A baby:- 21ºC in the daytime living room, 16-20ºC in the night-time bedroom.

Finally, if you are thinking about revamping your heating system do consider a wood-burning stove.  The wood you burn is carbon neutral and it can do more than heat your house.  Many have a cooking plate on top and I use mine for anything I would normally cook on the hob as well as heating up water for drinks and washing up.  I have an overhead drying rack which dries clothes really quickly meaning I have no need for a tumble drier .... oh and chopping, stacking and bringing in the wood is a great way to keep warm!

21 ways to reduce your heating bills

A Green and Rosie Life


  1. I love your heating stove! The humidity your adding to your house drying your clothes by it is great too! We use fleece or flannel sheets on our bed. It's amazing how warm that keeps us at night!

  2. Boilers are designed to heat a house from cold. This "leave it on while you're away" nonsense really irritates me. My mother-in-law leaves her central heating pumping fuel while she's on holiday, or goes out, all to avoid having to heat the house from cold on her return. Turning it off while you're out doesn't "wear out the boiler" on your return. The central heating just warms up as usual, and cuts out when it reaches temperature... like any other day! The only reason to leave it on low, say 10 degrees centigrade would be to stop the pipes icing in the winter, or for the benefit of an animal that's still in the house. No offence to Rosie, as I know you're citing other people's arguments here, but other people's arguments, when they cause environmental damage and are utterly pointless, irritate me.

    1. I agree - a house does NOT need to be heated to normal temperature when it is empty. I wasn't advocating either way (I don't have central heating so can't comment from experience) but was suggesting people try both ways to see what works for them ... like you say, they may need to stop pipes freezing/keep a pet warm. Reading back, maybe I needed to be clearer and say that if you are out of the house for any length of time you should to REDUCE the temperature. Oh and I really want to shout at people when I see pictures of them inside in winter wearing the skimpiest of tops/shorts etc meaning the heating must be blasting out at full pelt and more to keep them warm enough to do that ... says she who is typing this wearing a lovely padded jacket and warm scarf!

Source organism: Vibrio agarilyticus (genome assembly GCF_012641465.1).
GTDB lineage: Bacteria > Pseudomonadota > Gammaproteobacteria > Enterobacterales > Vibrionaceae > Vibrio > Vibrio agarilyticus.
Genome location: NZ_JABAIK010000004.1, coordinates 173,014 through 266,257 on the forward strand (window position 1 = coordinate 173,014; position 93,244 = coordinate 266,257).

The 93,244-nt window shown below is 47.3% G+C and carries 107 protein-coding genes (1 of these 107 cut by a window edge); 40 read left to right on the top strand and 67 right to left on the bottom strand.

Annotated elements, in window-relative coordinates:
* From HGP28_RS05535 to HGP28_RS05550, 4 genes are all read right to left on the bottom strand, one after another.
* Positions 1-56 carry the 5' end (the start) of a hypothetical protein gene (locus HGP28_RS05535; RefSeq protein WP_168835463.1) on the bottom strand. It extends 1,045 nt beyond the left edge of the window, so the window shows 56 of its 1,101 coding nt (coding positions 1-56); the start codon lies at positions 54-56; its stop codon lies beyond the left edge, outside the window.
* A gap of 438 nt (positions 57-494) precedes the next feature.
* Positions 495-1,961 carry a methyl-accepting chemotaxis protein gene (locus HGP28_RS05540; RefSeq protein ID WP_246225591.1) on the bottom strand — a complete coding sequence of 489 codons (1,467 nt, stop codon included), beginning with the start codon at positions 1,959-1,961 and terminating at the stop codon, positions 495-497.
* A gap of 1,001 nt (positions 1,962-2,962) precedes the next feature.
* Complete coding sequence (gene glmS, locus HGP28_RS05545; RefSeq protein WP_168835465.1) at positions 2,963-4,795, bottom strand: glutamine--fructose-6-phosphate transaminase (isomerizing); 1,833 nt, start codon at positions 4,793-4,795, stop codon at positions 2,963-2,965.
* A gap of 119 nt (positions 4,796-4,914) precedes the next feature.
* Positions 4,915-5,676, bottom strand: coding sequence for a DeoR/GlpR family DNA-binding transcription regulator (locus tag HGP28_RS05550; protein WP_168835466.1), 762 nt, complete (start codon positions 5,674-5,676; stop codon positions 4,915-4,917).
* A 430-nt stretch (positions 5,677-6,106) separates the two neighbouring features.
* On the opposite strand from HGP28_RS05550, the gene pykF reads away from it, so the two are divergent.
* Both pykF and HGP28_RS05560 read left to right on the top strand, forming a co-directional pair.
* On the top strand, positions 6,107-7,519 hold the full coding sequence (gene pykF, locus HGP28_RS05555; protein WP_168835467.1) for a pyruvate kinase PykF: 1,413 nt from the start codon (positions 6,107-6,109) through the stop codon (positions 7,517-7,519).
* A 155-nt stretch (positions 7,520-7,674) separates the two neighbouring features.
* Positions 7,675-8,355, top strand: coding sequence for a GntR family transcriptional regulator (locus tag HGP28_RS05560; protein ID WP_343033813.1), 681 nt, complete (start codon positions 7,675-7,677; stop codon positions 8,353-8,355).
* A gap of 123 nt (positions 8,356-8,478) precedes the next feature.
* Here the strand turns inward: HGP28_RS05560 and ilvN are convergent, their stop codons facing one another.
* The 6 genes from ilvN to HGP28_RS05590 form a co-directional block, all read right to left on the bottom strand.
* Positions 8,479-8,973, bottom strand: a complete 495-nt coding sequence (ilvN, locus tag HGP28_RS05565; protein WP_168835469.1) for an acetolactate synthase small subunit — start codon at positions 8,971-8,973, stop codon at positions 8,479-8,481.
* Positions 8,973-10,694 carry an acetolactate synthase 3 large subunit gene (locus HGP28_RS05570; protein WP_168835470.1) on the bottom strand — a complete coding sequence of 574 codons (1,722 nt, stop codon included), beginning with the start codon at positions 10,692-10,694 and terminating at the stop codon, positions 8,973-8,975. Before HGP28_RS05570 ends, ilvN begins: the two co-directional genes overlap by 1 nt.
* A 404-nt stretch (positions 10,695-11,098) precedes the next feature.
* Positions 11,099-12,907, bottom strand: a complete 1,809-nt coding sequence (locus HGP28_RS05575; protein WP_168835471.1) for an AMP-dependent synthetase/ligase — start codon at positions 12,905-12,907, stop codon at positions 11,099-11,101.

2. Haha. I have a padded jacket too. There's a blanket over my legs and my feet are in a cosy furry thing that keeps them warm and is plugged in to produce a low heat. I spotted it in a charity shop and it's been good. I used to get chillblains because while the rest of me was cosy, the feet got cold without heating on! So it's close to zero outside and I'm cosy! We don't do daytime heating except in exceptional circumstances. It would be wasteful to heat the whole house with just me in it. I also have microwavable slippers somewhere!

  3. I'd also say turn the heating off at night and use a hot water bottle. Who on earth needs to heat the whole house all night? Someone with more money than sense, that's who.

    1. Totally agree - I can't stand hot bedrooms. I have a lovely warm winter duvet and bed socks.